The single-sourced system allows glaziers to safely and quickly mount glass panels up to and beyond +85 square feet / +500 pounds. CaptiveHook® precisely aligns glass and wall mounts within plus or minus five thousandths-of-an-inch (+/- 0.005”) tolerance. “CaptiveHook® offers design freedom, and the security of working with a field-tested, Eckersley O’Callaghan-approved system,” Gulnick says.
THE BIG NEED
Gulnick posits that you can’t compare existing mounting systems to CaptiveHook®. “Calling this system a French cleat is like calling a Tesla a horse,” he quips. “A Z-clip is a non-patentable French cleat, where CaptiveHook® holds large-format glass in a patented, fully framed, invisible engineered system that meets all structural requirements, and can be made seismic compliant.”
Previously, installing glass was laborious, time-consuming and simply unsafe: Manufacturers shipped glass to glaziers who frequently adhered the panels to wood offsite, or directly to the wall onsite. Glaziers either had to wait for materials to cure before transporting to the building site, or hold the glass in place against the wall with framing until everything was dry.
“Wood swells and shrinks with weather conditions, at different expansion rates, so glass could work its way off or become misaligned,” Gulnick says. “The CaptiveHook® system isn’t impacted by changes in the environment, due to our proprietary combination of in-house fabrication and materials.”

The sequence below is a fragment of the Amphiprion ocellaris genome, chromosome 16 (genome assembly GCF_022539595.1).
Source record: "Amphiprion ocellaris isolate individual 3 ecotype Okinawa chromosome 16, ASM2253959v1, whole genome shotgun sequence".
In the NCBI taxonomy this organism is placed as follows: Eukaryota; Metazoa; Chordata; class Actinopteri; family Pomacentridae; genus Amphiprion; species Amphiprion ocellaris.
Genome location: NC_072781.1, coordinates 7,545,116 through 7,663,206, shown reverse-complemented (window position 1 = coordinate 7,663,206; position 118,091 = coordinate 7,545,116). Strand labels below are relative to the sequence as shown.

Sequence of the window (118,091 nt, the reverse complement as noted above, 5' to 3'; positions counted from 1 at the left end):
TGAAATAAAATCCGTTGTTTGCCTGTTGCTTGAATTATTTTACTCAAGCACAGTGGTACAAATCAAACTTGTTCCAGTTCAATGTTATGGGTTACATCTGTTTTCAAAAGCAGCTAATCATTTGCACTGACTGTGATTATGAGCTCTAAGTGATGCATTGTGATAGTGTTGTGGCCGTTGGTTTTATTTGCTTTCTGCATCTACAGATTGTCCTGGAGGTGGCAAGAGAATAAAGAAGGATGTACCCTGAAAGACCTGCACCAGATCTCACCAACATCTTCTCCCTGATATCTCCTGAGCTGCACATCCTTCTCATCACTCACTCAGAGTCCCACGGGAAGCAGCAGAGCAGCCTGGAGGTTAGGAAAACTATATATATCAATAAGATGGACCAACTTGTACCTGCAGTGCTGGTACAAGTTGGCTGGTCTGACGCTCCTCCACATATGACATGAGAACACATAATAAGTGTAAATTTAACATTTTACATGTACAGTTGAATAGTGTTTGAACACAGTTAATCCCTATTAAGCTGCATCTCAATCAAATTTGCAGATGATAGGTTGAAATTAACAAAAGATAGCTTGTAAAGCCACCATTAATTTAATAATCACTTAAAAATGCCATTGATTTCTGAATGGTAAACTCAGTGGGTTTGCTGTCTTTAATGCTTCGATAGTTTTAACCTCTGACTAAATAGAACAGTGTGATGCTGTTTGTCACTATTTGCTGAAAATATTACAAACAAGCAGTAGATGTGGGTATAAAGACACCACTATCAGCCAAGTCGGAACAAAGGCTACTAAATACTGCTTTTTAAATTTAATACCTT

Infinitely modular, CaptiveHook® also facilitates easier maintenance because glaziers can remove and replace individual panels. “With traditional mounting systems, there’s little ability to readjust and reinstall glass panels without removing other panels or parts,” Gulnick says. “Now, you can remove any piece of glass safely at any time, for any reason, and replace without disturbing your installation.”
THE BIRTH OF CAPTIVEHOOK®
When McGrory’s team worked on a Philadelphia building project (think: 500-pound glass panels mounted on 13-story walls), the owner wanted a company to provide both the glass and a secure mounting system. “If you work with a glass manufacturer and a glazier using a separate mounting system and something goes wrong, who’s left holding the bag?” Gulnick says. “The building owner and architect for choosing the system.”
McGrory aimed to be that single-source provider. “We had worked with metal-and-rivet systems, but to handle more than 50,000 square feet of glass, we took it up a few notches,” says Gulnick, who then collaborated with Eckersley O’Callaghan’s engineering team and the project’s glazier, Eureka Metal & Glass Services, Inc.
“Developing the CaptiveHook® system took place over an extensive period of iterations between the McGrory fabrication and installation team and our engineering team, with detailed Finite Element Analysis to verify and optimize system and component performance,” Khalil says. “Through this continual refinement, the end result is a deceptively simple system that conceals its advanced engineering, and solves the conundrum of glass cladding with no visible means of support, even in high-seismic zones with significant building movement.”
PHOTO: © JEFFREY TOTARO, 2019 | JEFFREYTOTARO.COM
Multi-story CaptiveHook® base build project in Philadelphia, PA, featuring over 50,000 square feet of glass wall cladding.
Visit captivehook.com to learn more or email firstname.lastname@example.org.